The person sitting in the front row second from the right is General Chang Chih-chiang . General Chang was chancellor of the Nanking Central Kuo Shu Martial Arts College. General Chang was a student of Grand Master Wu Yik-fai. Wu held the office of  dean of the college and was in charge of curriculum. General Chang was also a friend and training partner of Chan Yik-yan, standing back row left. One day Wu remarked to the General, that Chan was a serious and dedicated student, a disciplined practitioner, and an accomplished martial artist. Wu said “Of course I cannot ask him to be my student”. The General quickly found Chan and informed him of the conversation with Grand Master Wu. Chan immediately went to Master Wu and asked for instruction.

 The person sitting second from the left, Grandmaster Wu Yik-fai, learned Liu Ho Pa Fa from three different masters and was the 8 generation grandmaster of that style. Known as the hidden "fourth internal style," Liu Ho Pa Fa was taught at the Central Kuo Shu College in Nanjing. Master Wu also added the famous Loi Hung Bat Sai ( Loi Hung's/ Li Hung's 8 Techniques ) also known as the “Mother and Sons Linking Palms" into the style . The person standing on the far right, Yin T'ien-hsiung, learned Loi Hung Bat Sai from Wu.

The person standing in the back row, far left, is Grandmaster Chan Yik-yan. Master Chan was a business man and industrialist who learned martial arts from a young age. Chan started with Shao-Lin but then moved on to the internal styles. Chan learned Pa-Kua, Hsing-Yi, Tai-Chi, and Wu Dang sword from Chiang Jung-Ch'iao. Chan learned Hsing-Yi, Wu Dang Sword, and free-fighting with Chu Kuei-t'ing. He learned Yi-Ch'uan from Han Sing-kiu and he practiced with General Chang Chih-chiang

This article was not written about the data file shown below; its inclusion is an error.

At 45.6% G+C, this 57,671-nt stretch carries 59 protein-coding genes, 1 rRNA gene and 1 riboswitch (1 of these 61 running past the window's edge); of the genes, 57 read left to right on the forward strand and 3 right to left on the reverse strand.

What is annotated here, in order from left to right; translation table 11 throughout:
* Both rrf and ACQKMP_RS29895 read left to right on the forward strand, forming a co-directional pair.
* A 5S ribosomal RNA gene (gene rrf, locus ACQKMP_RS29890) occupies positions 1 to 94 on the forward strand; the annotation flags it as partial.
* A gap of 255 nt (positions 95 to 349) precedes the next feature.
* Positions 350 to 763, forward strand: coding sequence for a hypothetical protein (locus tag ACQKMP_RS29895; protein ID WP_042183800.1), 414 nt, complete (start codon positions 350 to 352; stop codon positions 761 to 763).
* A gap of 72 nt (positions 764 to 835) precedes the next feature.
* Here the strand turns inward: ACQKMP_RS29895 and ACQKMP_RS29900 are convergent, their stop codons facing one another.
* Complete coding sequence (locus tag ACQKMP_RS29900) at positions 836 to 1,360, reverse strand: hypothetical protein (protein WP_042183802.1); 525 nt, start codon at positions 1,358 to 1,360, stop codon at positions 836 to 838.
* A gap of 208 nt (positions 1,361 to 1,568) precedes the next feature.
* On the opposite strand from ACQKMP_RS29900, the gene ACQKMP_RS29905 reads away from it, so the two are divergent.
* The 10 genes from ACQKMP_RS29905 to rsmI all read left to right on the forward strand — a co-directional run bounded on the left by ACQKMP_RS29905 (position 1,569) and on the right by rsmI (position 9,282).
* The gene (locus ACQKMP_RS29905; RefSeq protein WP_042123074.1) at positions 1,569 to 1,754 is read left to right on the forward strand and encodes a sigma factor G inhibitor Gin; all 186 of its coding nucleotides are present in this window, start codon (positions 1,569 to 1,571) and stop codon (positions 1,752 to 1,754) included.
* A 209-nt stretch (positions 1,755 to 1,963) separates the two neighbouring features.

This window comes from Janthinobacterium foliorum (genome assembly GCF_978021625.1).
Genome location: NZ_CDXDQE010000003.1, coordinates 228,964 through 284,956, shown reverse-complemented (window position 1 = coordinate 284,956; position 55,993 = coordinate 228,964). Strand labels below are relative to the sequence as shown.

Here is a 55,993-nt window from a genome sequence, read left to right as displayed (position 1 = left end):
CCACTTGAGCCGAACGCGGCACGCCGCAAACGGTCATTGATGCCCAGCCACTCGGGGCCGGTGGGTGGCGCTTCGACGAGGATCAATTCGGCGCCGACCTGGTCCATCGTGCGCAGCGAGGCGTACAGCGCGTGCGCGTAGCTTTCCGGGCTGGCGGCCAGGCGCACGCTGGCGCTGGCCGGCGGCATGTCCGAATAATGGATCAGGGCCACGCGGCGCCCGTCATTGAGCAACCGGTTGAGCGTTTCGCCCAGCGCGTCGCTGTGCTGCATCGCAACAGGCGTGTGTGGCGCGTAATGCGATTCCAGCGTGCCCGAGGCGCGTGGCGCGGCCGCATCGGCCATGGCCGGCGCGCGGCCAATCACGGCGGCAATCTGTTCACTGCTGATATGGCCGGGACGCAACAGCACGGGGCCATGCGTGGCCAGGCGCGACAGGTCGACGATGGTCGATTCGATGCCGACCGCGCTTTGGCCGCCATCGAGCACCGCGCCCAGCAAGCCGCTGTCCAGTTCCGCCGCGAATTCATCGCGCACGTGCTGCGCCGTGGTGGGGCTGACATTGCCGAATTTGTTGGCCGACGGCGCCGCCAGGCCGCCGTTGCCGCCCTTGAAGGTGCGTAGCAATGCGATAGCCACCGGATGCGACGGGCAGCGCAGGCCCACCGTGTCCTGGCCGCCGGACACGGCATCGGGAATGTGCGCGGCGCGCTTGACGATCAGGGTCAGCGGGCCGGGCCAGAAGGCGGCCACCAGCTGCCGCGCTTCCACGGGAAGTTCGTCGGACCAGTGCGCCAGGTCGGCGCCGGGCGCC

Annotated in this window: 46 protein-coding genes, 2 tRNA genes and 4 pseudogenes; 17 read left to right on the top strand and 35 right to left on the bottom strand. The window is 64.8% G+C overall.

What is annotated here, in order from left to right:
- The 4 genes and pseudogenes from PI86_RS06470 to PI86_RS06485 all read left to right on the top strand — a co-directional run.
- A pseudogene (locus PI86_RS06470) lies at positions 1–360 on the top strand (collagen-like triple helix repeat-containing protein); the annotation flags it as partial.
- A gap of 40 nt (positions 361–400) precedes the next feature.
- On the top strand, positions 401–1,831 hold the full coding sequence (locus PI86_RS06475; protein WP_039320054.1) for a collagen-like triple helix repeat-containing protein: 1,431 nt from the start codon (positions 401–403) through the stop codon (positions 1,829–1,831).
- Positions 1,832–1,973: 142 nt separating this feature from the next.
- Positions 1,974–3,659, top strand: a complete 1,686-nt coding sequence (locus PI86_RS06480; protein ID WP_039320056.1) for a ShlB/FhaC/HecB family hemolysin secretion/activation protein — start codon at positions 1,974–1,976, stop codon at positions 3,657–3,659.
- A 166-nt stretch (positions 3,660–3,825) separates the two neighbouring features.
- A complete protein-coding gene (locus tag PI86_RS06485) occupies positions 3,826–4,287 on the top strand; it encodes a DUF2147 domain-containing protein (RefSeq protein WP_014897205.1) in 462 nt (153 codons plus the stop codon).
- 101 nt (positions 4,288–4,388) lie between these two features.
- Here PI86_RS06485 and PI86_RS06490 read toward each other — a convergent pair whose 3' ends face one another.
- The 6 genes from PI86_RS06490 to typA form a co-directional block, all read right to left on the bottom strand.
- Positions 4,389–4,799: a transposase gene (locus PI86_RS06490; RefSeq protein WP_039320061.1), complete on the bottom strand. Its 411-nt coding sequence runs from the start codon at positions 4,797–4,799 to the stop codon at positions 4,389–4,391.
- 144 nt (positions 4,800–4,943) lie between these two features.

After being accepted as a student of Grandmaster Wu Yik-fai, Chan Yik-yan studied privately with Master Wu until he completed the training and was designated Wu's successor and 9th generation lineage holder and grandmaster. Chan Yik-yan studied the complete system of Liu Ho Ba Fa including meditation, internal development, and weapons. Chan continued to spar with Chu Kuei-ting, yet after studying with Wu, he found he could more easily control Chu when sparring. Chan studied with Wu Yik-fai until he fled to Singapore to escape the fall of the Bamboo Curtain. Before Chan left, Wu arranged for the photograph to be taken and designated Chan as his successor and the 10th Grand Master in the Liu Ho Ba Fa lineage. Chan continued to correspond with Master Wu and sent much needed supplies and food until Wu’s death.


 Grandmaster Wai-lun Choi studied with Grandmaster Chan Yik-yan and was designated his successor and the 10th generation grandmaster and lineage holder of Liu Ho Pa Fa. Master Choi learned that complete system as well as Tai-Chi, Hsing-Yi, Pa-Kua,and Wu Dang Sword from Chan. Indeed, Choi is the refinement of all those teachers, lineages, and styles. With much gratitude and praise, I submit this article. All mistakes are mine, all the treasures are from Grandmaster Wai-lun Choi and the teachers and lineages whose shoulders he stands upon today.